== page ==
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RFID is Driving Omnichannel Retail

As we all know, RFID technology is nothing new; it originated from World War II radar technology used by the British, U.S. and German militaries to identify aircraft as friend or foe. Today, RFID is helping retail companies develop omnichannel supply chain strategies.

Why is RFID so important to the retail industry?
The way RFID is currently used has changed, but it has been an important part of the equation for many years. Since the first commercial RFID tag patent was granted in 1973, the technology has been used in manufacturing, logistics and distribution networks where tracking and monitoring product location is central, and in a wide range of applications including consumer goods, automotive, electronics, agriculture and retail.

How does the new crown epidemic affect RFID use?
COVID-19 is forcing companies to quickly adjust their RFID priorities to meet new customer preferences, particularly the shift from offline to online shopping and the resulting omnichannel retail model.

Can RFID make offline shopping as convenient as buying online?
The new retail experience is channelless, yet commerce is everywhere, and consumers expect it to be everywhere. Reduced sensor costs, along with improved range and readability, make RFID a new option to support retailers in creating data-driven omnichannel experiences for consumers.

The lower cost of RFID tags also makes them an option for improving inventory accuracy for products, including FMCG.

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Can RFID be used to check product availability in-store?
In today's popular offline retail world, where fast commerce is a driver of revenue growth, inventory accuracy has become critical.

Knowing what can be promised at a given moment and in what quantity is promised is key to winning consumer purchases and delivering on the promise of today's convenience-based consumer.

RFID is a way to improve inventory accuracy to meet consumer expectations for ROPIS (Reserve Online, Pickup In-Store), BOPIS (Buy Online, Return In-Store), curbside pickup, and delivery options. Knowing exactly where inventory exists allows retailers to meet the needs of consumers.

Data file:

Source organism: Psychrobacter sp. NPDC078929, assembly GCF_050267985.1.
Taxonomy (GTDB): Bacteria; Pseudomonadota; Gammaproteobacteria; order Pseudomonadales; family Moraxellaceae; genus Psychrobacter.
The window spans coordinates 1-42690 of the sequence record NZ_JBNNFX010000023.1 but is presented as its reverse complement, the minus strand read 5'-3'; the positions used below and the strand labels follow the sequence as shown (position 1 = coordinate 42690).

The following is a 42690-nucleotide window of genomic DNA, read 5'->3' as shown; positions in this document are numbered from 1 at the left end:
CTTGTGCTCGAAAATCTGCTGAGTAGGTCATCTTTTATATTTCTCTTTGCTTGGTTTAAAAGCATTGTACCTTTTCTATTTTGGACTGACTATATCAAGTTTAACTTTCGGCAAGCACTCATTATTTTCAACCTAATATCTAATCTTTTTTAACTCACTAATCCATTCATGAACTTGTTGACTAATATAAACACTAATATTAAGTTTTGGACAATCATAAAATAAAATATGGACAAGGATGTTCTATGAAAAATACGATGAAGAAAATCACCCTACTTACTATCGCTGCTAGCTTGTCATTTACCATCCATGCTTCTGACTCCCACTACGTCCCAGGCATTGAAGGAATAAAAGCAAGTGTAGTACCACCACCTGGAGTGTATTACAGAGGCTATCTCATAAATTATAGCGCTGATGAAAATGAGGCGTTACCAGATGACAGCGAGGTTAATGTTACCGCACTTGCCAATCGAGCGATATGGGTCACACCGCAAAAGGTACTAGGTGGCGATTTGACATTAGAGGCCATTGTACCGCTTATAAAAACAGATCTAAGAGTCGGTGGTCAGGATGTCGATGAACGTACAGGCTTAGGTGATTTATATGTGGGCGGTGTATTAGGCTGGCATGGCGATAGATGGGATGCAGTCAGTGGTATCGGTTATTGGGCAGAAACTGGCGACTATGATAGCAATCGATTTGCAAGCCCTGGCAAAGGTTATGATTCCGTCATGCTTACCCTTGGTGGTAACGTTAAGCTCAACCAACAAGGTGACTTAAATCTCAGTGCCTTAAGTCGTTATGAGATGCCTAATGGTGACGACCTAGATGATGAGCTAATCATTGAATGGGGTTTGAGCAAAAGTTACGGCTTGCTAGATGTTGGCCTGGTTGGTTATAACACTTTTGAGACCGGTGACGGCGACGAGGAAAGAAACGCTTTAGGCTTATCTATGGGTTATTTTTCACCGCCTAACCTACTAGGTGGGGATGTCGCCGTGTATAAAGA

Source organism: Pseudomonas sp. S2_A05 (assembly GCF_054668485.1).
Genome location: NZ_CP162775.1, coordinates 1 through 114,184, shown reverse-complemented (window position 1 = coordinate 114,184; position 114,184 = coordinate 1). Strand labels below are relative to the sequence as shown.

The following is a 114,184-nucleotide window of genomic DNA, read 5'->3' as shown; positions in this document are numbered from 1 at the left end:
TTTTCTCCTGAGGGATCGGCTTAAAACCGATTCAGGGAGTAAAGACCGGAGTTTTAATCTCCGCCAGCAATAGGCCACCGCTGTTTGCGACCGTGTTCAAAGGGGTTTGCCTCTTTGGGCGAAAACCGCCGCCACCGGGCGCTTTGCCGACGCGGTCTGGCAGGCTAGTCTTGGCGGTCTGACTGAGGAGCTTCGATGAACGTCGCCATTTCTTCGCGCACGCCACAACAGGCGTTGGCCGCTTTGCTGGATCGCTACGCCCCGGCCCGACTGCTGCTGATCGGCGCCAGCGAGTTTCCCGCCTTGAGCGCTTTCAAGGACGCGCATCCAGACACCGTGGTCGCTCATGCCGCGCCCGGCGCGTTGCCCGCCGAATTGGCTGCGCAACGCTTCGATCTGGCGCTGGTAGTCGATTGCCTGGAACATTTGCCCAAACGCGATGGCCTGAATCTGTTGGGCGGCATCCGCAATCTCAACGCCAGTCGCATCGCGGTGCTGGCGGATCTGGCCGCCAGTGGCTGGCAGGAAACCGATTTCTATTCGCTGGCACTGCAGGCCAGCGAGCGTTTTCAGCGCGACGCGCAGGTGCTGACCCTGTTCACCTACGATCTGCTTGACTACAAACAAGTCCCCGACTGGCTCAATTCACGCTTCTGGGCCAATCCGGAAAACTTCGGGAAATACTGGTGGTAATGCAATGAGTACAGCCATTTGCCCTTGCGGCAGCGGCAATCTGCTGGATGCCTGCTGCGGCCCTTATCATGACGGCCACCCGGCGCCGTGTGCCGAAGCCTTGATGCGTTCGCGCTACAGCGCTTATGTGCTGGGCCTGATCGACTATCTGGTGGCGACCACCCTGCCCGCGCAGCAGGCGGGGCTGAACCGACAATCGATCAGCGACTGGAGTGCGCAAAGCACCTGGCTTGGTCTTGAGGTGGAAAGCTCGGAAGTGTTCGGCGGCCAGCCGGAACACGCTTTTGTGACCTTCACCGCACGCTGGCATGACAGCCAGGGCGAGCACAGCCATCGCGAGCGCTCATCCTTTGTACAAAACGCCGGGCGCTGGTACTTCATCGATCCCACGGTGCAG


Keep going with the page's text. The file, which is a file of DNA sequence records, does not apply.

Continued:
Does RFID help transform stores into distribution centers?
Yes. It helps companies save on logistics costs through reduced deliveries and lower demand distribution centers.

What is the impact of RFID on retail forecasting?
Today, demand must be met in a short time rather than days. Hyper-local regional distribution centers, behind-the-scenes stores and even automated back offices are supporting consumer demand for fast commerce.

RFID is great for tracking and tracing products, but also supports demand forecasting by allowing planners to use large amounts of accurate inventory data (warehouse, pickup, replenishment, consumption) as input to multi-layer forecasts.

With RFID, planners can better understand the demand for out-of-stock items, understand the transit time for products to reach the point of sale, understand weeks of availability in the sales channel, and assess future replenishment needs.

How else can RFID improve the customer retail experience?
RFID not only improves inventory visibility and accuracy, but also enhances contactless checkout capabilities and supports consumers' need for security while shopping.

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